After Long Debate, Indiana Adopts Plan for Ranking Schools

By Mary Ann Zehr — October 17, 2001 3 min read

The Indiana state board of education has approved a school accountability plan that is a compromise between what education and business groups had hoped to see on the sharply debated issue.

“Like any compromise, it is not what either group wanted, and represents a blending of the issues,” said Connie J. Blackketter, a member of the state board. “It was hard-fought, hard-hammered, and feelings are still raw.”

The main features of the plan, which was adopted unanimously on Oct. 4, call for ranking schools based on their students’ scores on a state assessment and how much they improve those scores over a three-year period.

Schools will begin to be placed in specific performance categories in the 2005- 06 school year. The following year, high-performing schools will be eligible for an award and low-performing schools will be eligible for technical assistance aimed at improvement, including a change in personnel. The accountability plan permits the state to take over a school only after it has shown less-than-adequate improvement for five consecutive years.

Business people and educators who participated in the policymaking process said last week that they were happy with the final version.

“It’s a step in the right direction,” said Chris LaMothe, the president and chief executive officer of the Indiana Chamber of Commerce. “It went as far as the education establishment in Indiana would allow it to go.”

Mr. LaMothe is a member of the Education Roundtable, a 29-member Indiana advisory group for education headed by Gov. Frank O’Bannon, a Democrat, and state school Superintendent Suellen Reed, a Republican.

“It’s equitable and it’s reasonable,” Frank A. Bush, the executive director of the Indiana School Boards Association, said of the compromise.

His organization and the Indiana Association of Public School Superintendents had mobilized educators, parents, and community members to testify at a Sept. 4-5 hearing against the proposed plan, which had been posted by the state board in August.

‘Negative Labels’

Much of the contention surrounding the Aug. 1 proposal concerned how schools would be judged on their students’ performance on the Indiana State Testing for Educational Progress-Plus exam, or ISTEP+.

“We had 125 people who testified and almost 500 pieces of written testimony,” said Jeff Zaring, a state education department staff member who serves as the state board of education’s administrator. “Most of the folks who testified indicated dissatisfaction with what they perceived as negative labels for schools.”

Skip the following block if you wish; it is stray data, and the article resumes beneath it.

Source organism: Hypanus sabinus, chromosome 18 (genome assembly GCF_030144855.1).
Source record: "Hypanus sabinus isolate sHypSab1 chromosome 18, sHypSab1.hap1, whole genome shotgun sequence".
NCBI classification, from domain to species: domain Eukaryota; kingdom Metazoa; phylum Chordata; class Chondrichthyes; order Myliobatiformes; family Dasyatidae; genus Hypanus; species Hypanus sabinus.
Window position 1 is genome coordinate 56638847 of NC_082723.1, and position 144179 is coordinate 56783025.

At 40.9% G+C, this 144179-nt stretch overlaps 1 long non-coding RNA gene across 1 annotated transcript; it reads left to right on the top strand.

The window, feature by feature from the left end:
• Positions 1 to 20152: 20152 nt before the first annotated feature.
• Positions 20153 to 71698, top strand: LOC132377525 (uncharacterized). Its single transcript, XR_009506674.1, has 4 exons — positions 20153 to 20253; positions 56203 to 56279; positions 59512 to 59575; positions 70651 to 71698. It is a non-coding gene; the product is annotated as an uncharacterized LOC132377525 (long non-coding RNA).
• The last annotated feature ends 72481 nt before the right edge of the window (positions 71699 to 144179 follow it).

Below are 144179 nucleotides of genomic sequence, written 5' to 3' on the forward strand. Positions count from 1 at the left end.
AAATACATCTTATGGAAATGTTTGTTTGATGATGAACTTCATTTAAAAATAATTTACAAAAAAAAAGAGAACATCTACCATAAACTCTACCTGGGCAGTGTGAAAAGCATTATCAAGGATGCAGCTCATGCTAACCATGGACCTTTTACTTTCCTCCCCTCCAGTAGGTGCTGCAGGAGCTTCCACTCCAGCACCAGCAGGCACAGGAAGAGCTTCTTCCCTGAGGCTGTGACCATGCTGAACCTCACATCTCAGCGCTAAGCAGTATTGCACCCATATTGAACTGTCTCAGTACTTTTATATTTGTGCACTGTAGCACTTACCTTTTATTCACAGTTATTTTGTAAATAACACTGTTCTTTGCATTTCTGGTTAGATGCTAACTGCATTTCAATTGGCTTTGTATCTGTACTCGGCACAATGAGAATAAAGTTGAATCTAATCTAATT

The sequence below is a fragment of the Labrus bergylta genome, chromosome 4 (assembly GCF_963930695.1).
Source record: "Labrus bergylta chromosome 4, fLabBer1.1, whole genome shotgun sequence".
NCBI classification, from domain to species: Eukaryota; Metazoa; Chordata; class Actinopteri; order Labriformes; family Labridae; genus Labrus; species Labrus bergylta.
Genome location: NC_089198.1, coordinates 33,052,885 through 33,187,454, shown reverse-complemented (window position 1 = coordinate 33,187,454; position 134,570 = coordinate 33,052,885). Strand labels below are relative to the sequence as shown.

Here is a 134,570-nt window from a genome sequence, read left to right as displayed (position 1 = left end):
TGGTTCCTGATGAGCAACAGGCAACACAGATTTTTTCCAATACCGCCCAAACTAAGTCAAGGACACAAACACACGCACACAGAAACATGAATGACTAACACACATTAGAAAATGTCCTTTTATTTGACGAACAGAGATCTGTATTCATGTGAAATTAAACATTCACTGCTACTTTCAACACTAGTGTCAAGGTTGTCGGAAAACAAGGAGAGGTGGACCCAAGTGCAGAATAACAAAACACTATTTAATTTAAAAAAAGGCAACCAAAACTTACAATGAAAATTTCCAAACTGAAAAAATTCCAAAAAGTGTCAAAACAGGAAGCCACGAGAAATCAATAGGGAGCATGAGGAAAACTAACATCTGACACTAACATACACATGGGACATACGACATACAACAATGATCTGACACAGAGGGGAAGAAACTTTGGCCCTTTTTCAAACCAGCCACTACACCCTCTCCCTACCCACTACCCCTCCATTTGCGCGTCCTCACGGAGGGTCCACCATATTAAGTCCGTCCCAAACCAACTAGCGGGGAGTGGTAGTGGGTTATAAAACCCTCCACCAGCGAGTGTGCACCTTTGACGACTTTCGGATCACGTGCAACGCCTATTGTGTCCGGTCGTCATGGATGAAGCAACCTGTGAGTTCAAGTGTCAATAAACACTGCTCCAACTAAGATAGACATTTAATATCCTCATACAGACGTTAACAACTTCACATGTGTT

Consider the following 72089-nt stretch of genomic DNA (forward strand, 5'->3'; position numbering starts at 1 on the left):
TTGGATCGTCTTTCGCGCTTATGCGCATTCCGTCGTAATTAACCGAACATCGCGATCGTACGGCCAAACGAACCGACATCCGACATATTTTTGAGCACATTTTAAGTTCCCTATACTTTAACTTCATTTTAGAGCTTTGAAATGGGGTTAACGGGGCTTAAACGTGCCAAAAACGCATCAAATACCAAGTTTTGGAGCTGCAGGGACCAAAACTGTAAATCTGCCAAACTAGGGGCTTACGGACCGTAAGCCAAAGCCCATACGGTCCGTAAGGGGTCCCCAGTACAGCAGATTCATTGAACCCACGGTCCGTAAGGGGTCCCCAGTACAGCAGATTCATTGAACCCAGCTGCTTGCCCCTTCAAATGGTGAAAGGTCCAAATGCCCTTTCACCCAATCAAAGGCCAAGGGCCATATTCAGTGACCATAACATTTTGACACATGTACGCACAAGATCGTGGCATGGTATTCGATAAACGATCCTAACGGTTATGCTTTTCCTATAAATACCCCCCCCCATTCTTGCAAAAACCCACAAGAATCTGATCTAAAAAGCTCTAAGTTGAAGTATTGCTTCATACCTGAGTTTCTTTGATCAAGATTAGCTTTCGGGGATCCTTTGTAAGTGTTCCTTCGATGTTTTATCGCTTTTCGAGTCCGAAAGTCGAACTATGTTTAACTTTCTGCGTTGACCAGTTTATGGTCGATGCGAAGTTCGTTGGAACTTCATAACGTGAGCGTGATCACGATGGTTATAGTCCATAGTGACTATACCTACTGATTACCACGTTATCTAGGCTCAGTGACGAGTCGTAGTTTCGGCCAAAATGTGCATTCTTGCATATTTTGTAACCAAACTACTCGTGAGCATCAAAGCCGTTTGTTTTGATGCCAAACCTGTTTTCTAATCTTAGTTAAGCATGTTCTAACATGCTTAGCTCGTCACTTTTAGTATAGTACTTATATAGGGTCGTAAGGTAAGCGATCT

For example, they didn’t like the proposal that some schools might be labeled as “unsatisfactory,” he recalled. In addition, he said, educators didn’t like the two-tiered matrix that the board had proposed for labeling schools both according to their performance and their improvement. “Folks believed if they had a low number of students who passed our test, they would be put in one of those [low-level] categories even if they were improving,” Mr. Zaring said.

Mr. Bush of the school boards’ association said many educators at the hearing believed that the accountability plan would place 82 percent of schools into the two lowest of the five categories being proposed on the performance side of the matrix.

Mr. Zaring said that the distribution cited by Mr. Bush would have occurred only in the unlikely event that the same 82 percent of schools were to have shown no improvement whatsoever.

Mr. Zaring said the final accountability plan incorporated changes to reflect educators’ concerns. It replaced the two-part matrix in favor of judging schools with only one system, based on actual test scores and improvement in those scores. And it changed the names of the labels for schools.

As it is, the rankings will be based on how a school’s students score on the ISTEP+ and how the school’s scores improve on average over a three-year period.

For example, a school that had between 40 percent and 50 percent of its students passing the test would have to raise its proportion of students passing by at least 4 percentage points each year and 12 percentage points over three years to keep the label of “academic progress.”

The five categories in the approved plan into which schools will be placed, and under which they may receive penalties or rewards, are “exemplary progress,” “commendable progress,” “academic progress,” “academic watch/priority,” and “academic probation/high priority.”

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